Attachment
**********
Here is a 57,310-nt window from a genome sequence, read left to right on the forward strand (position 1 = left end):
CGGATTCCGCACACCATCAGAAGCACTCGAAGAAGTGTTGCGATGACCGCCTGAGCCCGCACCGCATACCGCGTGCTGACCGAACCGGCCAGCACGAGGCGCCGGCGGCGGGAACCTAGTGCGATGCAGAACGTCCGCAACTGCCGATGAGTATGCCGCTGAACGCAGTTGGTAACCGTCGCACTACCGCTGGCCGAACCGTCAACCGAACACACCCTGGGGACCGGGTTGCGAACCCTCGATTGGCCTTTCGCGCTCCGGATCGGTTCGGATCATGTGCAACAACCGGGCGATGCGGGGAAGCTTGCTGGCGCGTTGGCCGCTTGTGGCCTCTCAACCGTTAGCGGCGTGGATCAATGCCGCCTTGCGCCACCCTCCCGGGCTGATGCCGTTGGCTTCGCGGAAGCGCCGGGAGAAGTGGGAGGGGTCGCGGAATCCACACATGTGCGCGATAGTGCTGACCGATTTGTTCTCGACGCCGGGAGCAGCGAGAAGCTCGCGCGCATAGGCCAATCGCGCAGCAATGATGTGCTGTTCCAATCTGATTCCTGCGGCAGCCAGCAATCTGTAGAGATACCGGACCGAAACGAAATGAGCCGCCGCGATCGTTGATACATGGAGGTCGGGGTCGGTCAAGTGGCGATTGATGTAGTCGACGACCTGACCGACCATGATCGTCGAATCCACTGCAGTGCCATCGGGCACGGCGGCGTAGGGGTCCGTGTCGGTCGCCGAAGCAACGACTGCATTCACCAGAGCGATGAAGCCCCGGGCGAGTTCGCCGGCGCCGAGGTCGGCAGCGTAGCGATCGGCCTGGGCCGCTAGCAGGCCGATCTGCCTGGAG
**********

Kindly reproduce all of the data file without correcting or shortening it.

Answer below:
Here is a 57,310-nt window from a genome sequence, read left to right on the forward strand (position 1 = left end):
CGGATTCCGCACACCATCAGAAGCACTCGAAGAAGTGTTGCGATGACCGCCTGAGCCCGCACCGCATACCGCGTGCTGACCGAACCGGCCAGCACGAGGCGCCGGCGGCGGGAACCTAGTGCGATGCAGAACGTCCGCAACTGCCGATGAGTATGCCGCTGAACGCAGTTGGTAACCGTCGCACTACCGCTGGCCGAACCGTCAACCGAACACACCCTGGGGACCGGGTTGCGAACCCTCGATTGGCCTTTCGCGCTCCGGATCGGTTCGGATCATGTGCAACAACCGGGCGATGCGGGGAAGCTTGCTGGCGCGTTGGCCGCTTGTGGCCTCTCAACCGTTAGCGGCGTGGATCAATGCCGCCTTGCGCCACCCTCCCGGGCTGATGCCGTTGGCTTCGCGGAAGCGCCGGGAGAAGTGGGAGGGGTCGCGGAATCCACACATGTGCGCGATAGTGCTGACCGATTTGTTCTCGACGCCGGGAGCAGCGAGAAGCTCGCGCGCATAGGCCAATCGCGCAGCAATGATGTGCTGTTCCAATCTGATTCCTGCGGCAGCCAGCAATCTGTAGAGATACCGGACCGAAACGAAATGAGCCGCCGCGATCGTTGATACATGGAGGTCGGGGTCGGTCAAGTGGCGATTGATGTAGTCGACGACCTGACCGACCATGATCGTCGAATCCACTGCAGTGCCATCGGGCACGGCGGCGTAGGGGTCCGTGTCGGTCGCCGAAGCAACGACTGCATTCACCAGAGCGATGAAGCCCCGGGCGAGTTCGCCGGCGCCGAGGTCGGCAGCGTAGCGATCGGCCTGGGCCGCTAGCAGGCCGATCTGCCTGGAG